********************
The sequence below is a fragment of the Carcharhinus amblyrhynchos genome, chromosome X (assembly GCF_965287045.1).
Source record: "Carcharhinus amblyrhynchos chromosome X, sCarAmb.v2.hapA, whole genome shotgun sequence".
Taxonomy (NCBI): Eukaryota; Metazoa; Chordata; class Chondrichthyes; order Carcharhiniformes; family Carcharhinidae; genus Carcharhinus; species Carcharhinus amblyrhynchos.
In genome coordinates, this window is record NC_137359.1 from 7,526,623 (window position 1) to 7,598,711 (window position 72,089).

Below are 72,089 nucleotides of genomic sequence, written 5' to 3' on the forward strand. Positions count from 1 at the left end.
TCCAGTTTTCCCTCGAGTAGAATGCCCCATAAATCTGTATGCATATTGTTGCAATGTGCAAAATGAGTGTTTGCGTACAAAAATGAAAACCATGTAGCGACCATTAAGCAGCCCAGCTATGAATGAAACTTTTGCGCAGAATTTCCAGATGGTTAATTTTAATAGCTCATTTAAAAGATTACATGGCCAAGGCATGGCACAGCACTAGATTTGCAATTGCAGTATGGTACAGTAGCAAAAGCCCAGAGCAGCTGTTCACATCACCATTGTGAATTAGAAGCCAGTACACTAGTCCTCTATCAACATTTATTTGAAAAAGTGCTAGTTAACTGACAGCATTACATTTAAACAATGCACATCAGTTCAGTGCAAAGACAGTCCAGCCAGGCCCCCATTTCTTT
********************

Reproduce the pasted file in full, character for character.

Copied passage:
The sequence below is a fragment of the Carcharhinus amblyrhynchos genome, chromosome X (assembly GCF_965287045.1).
Source record: "Carcharhinus amblyrhynchos chromosome X, sCarAmb.v2.hapA, whole genome shotgun sequence".
Taxonomy (NCBI): Eukaryota; Metazoa; Chordata; class Chondrichthyes; order Carcharhiniformes; family Carcharhinidae; genus Carcharhinus; species Carcharhinus amblyrhynchos.
In genome coordinates, this window is record NC_137359.1 from 7,526,623 (window position 1) to 7,598,711 (window position 72,089).

Below are 72,089 nucleotides of genomic sequence, written 5' to 3' on the forward strand. Positions count from 1 at the left end.
TCCAGTTTTCCCTCGAGTAGAATGCCCCATAAATCTGTATGCATATTGTTGCAATGTGCAAAATGAGTGTTTGCGTACAAAAATGAAAACCATGTAGCGACCATTAAGCAGCCCAGCTATGAATGAAACTTTTGCGCAGAATTTCCAGATGGTTAATTTTAATAGCTCATTTAAAAGATTACATGGCCAAGGCATGGCACAGCACTAGATTTGCAATTGCAGTATGGTACAGTAGCAAAAGCCCAGAGCAGCTGTTCACATCACCATTGTGAATTAGAAGCCAGTACACTAGTCCTCTATCAACATTTATTTGAAAAAGTGCTAGTTAACTGACAGCATTACATTTAAACAATGCACATCAGTTCAGTGCAAAGACAGTCCAGCCAGGCCCCCATTTCTTT